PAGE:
Officially, Syrian President Bashar al-Assad’s government and his Russian allies are at war against the Islamic State. But a gas facility in northern Syria under the control of the jihadi group is evidence that business links between the Syrian regime and the Islamic State persist. According to Turkish officials and Syrian rebels, it is also the site of cooperation between the Islamic State and a Russian energy company with ties to President Vladimir Putin.
The Tuweinan gas facility, which is located roughly 60 miles southwest of the Islamic State’s de facto capital of Raqqa, is the largest such facility in Syria. It was built by Russian construction company Stroytransgaz, which is owned by billionaire Gennady Timchenko, a close associate of Putin. . . .
A senior Turkish official said that after its seizure, Stroytransgaz, through its subcontractor Hesco, continued the facility’s construction with the Islamic State’s permission. He also claimed that Russian engineers have been working at the facility to complete the project.
Syrian state-run newspaper Tishreen published a report appearing to corroborate this claim. In January 2014, after the facility was captured by the Islamic State, the paper cited Syrian government sources, saying that Stroytransgaz had completed 80 percent of the project and expected to hand over the facility to the regime during the second half of the year. The article didn’t mention that the facility was under the control of the Islamic State.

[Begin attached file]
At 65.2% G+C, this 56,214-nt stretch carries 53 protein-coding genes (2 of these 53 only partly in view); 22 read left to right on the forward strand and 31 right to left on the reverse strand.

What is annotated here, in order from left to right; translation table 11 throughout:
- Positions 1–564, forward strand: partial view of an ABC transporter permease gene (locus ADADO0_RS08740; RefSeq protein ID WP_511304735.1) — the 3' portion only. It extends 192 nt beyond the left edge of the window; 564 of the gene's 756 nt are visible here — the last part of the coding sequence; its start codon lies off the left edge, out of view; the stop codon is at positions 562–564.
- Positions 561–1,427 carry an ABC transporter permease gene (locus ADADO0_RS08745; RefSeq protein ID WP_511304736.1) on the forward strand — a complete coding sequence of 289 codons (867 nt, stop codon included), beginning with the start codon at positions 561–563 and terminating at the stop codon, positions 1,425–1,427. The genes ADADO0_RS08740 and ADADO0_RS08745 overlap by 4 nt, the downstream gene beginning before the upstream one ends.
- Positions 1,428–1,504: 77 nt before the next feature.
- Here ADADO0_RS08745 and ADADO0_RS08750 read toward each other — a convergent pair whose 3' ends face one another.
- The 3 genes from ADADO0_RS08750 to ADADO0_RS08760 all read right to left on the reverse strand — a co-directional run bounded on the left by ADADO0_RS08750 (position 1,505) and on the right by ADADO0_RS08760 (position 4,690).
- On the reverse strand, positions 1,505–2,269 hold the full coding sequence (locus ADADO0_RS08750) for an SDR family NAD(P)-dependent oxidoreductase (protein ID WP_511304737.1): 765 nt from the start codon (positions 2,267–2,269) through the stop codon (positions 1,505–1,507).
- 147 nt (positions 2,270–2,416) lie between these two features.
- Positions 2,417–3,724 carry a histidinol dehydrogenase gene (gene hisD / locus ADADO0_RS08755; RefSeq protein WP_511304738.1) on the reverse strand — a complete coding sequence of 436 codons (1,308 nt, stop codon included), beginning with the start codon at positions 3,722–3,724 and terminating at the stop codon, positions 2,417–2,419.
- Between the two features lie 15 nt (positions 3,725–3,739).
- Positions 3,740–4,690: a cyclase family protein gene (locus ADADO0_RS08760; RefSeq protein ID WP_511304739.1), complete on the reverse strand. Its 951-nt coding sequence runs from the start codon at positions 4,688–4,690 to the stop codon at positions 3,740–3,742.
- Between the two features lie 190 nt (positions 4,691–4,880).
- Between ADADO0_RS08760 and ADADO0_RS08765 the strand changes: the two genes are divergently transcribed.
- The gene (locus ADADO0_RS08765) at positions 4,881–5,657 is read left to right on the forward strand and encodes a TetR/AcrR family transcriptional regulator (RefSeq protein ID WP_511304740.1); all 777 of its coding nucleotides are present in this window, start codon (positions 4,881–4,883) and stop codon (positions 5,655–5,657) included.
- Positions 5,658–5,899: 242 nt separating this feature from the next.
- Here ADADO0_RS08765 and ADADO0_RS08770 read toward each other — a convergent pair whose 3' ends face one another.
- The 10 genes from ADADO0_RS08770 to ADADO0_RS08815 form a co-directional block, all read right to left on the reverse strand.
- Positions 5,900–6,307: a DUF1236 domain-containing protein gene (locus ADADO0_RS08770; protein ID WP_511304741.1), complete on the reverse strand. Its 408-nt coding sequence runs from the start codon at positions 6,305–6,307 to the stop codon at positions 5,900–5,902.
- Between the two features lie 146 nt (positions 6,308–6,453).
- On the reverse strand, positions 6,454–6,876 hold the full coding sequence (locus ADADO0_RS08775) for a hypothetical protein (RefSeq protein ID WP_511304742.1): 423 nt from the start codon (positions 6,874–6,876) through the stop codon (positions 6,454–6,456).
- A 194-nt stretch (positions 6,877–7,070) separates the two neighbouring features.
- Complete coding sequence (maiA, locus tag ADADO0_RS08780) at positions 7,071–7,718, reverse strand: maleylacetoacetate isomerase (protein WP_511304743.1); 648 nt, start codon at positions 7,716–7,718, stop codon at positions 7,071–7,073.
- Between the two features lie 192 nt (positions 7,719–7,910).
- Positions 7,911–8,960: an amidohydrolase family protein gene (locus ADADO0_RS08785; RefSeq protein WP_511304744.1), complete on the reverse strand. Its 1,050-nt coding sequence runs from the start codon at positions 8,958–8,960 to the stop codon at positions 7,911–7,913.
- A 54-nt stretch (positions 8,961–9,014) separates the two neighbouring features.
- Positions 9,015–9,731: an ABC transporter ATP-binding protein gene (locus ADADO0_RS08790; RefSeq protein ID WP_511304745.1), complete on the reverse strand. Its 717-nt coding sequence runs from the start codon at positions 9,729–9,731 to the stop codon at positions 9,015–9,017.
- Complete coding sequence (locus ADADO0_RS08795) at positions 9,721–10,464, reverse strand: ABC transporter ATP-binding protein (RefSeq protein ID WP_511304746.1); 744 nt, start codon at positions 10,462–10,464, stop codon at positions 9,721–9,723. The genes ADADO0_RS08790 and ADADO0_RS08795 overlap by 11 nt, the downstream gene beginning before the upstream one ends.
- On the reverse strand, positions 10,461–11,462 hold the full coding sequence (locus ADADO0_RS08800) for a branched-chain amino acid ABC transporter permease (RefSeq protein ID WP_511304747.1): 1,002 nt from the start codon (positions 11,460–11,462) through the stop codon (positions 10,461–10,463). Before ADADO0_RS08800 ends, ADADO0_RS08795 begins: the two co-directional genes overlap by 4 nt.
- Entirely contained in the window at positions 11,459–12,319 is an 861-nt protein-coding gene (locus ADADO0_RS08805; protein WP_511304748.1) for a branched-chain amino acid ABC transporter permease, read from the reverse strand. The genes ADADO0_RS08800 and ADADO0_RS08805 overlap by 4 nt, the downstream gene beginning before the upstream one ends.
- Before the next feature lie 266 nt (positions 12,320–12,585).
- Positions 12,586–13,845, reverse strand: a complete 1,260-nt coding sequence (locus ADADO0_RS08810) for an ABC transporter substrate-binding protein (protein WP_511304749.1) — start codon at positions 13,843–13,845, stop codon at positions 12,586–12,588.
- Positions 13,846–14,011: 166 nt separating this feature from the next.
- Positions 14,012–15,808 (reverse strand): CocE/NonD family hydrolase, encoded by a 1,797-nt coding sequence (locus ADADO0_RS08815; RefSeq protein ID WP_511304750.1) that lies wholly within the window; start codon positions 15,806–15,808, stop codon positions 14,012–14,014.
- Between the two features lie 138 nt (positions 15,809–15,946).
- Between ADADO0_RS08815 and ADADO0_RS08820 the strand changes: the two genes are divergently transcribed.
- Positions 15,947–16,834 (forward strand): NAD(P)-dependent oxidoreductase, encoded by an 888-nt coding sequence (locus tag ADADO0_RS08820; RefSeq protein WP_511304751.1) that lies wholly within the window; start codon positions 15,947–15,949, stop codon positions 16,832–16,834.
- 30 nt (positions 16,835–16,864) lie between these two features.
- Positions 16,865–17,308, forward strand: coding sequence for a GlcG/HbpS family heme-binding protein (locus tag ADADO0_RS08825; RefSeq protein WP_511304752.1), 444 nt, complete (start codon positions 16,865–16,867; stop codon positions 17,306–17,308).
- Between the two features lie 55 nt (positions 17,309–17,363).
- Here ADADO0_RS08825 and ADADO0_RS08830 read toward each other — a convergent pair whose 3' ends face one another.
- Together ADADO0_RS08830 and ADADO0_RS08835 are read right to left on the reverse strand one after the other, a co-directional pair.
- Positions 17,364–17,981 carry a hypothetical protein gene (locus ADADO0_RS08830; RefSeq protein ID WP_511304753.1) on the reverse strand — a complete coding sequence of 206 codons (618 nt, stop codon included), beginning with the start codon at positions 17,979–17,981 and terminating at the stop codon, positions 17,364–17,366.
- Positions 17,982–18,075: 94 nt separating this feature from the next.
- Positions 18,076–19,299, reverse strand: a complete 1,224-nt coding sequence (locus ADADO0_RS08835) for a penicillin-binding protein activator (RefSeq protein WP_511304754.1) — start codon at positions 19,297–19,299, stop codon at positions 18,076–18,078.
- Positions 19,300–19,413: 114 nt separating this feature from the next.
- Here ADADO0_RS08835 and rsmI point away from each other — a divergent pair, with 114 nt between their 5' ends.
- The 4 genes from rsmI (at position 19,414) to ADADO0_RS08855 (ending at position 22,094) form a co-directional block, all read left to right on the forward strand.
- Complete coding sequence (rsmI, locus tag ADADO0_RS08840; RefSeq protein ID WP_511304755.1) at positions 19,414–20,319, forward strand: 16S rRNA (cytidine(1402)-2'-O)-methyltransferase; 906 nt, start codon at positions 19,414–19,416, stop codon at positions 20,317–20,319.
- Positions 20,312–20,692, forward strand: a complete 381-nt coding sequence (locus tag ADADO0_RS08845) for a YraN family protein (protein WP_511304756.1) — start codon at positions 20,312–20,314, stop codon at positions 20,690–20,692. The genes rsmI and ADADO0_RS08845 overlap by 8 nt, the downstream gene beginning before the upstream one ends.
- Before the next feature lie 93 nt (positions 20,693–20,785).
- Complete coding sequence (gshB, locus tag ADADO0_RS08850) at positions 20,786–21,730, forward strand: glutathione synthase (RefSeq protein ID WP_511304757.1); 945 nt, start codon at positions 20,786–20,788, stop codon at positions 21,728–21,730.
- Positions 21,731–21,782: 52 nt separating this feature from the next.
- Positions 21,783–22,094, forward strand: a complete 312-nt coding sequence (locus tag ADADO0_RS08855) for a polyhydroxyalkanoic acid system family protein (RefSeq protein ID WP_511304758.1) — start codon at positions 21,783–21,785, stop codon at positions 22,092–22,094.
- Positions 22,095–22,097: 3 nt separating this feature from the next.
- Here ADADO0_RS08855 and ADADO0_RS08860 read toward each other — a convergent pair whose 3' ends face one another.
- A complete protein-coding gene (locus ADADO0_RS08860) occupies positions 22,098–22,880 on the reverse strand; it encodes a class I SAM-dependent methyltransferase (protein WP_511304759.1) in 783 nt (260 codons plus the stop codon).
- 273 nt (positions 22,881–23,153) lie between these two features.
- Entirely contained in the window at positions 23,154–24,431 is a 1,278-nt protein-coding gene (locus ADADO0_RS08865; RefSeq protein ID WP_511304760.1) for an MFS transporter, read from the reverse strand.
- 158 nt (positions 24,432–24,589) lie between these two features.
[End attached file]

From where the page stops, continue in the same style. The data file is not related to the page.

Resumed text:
According to David Butter, an associate fellow at London-based Chatham House, who has seen a letter written by George Haswani explaining the details of the project, the facility’s first phase of production started towards the end of 2014, and it became fully operational during 2015. “Some of the natural gas goes to the Aleppo power station, which operates under the Islamic State’s protection, and the remainder is pumped to Homs and Damascus,” he said.
Abu Khalid said that Russian engineers still work at the facility, and Haswani brokered a deal with the Islamic State and the regime for mutually beneficial gas production from the facility. “IS allowed the Russian company to send engineers and crew in return for a big share in the gas and extortion money,” he said, using an acronym for the Islamic State and attributing the information to Syrian rebel commanders fighting the Islamic State in the area. “Employees of the Russian company were changing their shifts via a military base in Hama governorate.”
Haswani has rejected the Treasury Department’s allegations that he worked as a middle man in oil deals between the Islamic State and the Assad regime. But he has never denied Hesco’s continued work on the gas facility after the Islamic State captured it.